The "Plan Azur", is a large-scale project initiated by King Mohammed VI, is meant to internationalise Morocco. The plan provides for creating six coastal resorts for holiday-home owners and tourists, the Daily Telegraph noted. The plan also includes other large-scale development projects such as upgrading regional airports to attract budget airlines, and building new train and road links. Thus, the country achieved an 11% percent rise in tourism in the first five months of 2008 compared with the

    The country's attractions can be divided into seven regions: 1. The four Imperial cities — the four historical capital cities of Morocco: Fez, Marrakesh, Meknes and Rabat 2. Marrakech 3. Casablanca — Morocco's largest city; home of the Hassan II Mosque, which has the world's second tallest minaret at 656 feet 4. Tangier and the surrounding area 5. Ouarzazate — a noted film-making location; the fortified village of Ait Benhaddou west of the city is a UNESCO World Heritage Site 6 ...

    Despite the April 2011 terrorist attacks in Marrakesh and the murder of 2 Scandinavian tourists in Imlil December 2018, Morocco continues to be touted as a safe country in which to travel.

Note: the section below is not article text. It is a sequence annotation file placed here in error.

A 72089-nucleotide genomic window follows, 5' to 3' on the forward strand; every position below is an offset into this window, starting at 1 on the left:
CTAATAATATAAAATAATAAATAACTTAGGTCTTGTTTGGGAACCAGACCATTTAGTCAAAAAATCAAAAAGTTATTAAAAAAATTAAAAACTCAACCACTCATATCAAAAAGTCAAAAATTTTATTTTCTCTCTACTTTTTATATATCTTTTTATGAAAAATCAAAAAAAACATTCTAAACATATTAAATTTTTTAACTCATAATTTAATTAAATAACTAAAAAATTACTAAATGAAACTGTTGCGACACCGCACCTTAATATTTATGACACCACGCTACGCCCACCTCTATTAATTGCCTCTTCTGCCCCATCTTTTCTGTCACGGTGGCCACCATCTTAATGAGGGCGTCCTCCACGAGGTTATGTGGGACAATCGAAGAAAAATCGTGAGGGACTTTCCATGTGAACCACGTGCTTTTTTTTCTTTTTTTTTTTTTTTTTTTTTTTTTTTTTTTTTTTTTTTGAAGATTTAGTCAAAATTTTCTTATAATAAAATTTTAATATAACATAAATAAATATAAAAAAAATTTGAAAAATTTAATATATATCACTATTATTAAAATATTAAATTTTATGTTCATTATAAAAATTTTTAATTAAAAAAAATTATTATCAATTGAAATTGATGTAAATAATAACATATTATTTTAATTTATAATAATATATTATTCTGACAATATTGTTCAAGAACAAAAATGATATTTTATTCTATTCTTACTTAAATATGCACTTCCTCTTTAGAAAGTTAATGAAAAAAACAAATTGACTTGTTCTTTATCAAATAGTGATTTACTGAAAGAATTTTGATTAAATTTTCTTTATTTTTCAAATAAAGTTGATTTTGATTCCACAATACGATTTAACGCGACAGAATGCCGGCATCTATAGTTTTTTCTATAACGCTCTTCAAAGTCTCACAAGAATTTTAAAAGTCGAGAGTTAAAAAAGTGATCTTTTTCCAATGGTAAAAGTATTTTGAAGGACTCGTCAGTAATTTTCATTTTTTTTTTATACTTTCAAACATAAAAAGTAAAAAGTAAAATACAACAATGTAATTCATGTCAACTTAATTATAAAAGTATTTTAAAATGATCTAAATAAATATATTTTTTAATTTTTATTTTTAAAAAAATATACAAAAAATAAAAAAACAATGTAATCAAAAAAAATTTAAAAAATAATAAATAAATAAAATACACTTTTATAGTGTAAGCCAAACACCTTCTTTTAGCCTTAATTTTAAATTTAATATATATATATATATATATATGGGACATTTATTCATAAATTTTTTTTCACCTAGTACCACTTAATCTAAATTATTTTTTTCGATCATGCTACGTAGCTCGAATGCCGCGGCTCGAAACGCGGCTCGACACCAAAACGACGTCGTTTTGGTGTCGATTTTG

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  7. Geography of Morocco - Wikipedia

    Morocco is a Northern African country, located in the extreme north west of Africa on the edge of continental Europe. The strait of Gibraltar separates Spain off Morocco with a 13 kilometres (8.1 mi) span of water. Morocco borders the North Atlantic Ocean to the west, and the west Mediterranean Sea to the north.

  8. Demographics of Morocco - Wikipedia

    From Wikipedia, the free encyclopedia Foreign residents in Morocco by country of birth, in 1994 This article is about the demographic features of the population of Morocco, including population density, ethnicity, education level, health of the populace, economic status, religious affiliations and other aspects of the population.

  9. List of cities in Morocco - Simple English Wikipedia, the ...

    An important historical site in Morocco's capital Rabat Royal Palace in Fes , the second largest city in Morocco and one of the country's "Imperial Cities" Bridge between Rabat and its sister city Sale , the third largest in the country

    Population (2004 census)
  10. Economy of Morocco - Wikipedia

    Morocco is the world's third-largest producer of phosphates (after the United Statesand China), and the price fluctuations of phosphates on the international market greatly influence Morocco's economy. Tourism and workers' remittanceshave played a critical role since independence.

  11. Marrakesh - Wikipedia

    Ciments Morocco, a subsidiary of a major Italian cement firm, has a factory in Marrakech. The AeroExpo Marrakech International Exhibition of aeronautical industries and services is held here, as is the Riad Art Expo. Marrakesh is one of North Africa's largest centers of wildlife trade, despite the illegality of most of this trade.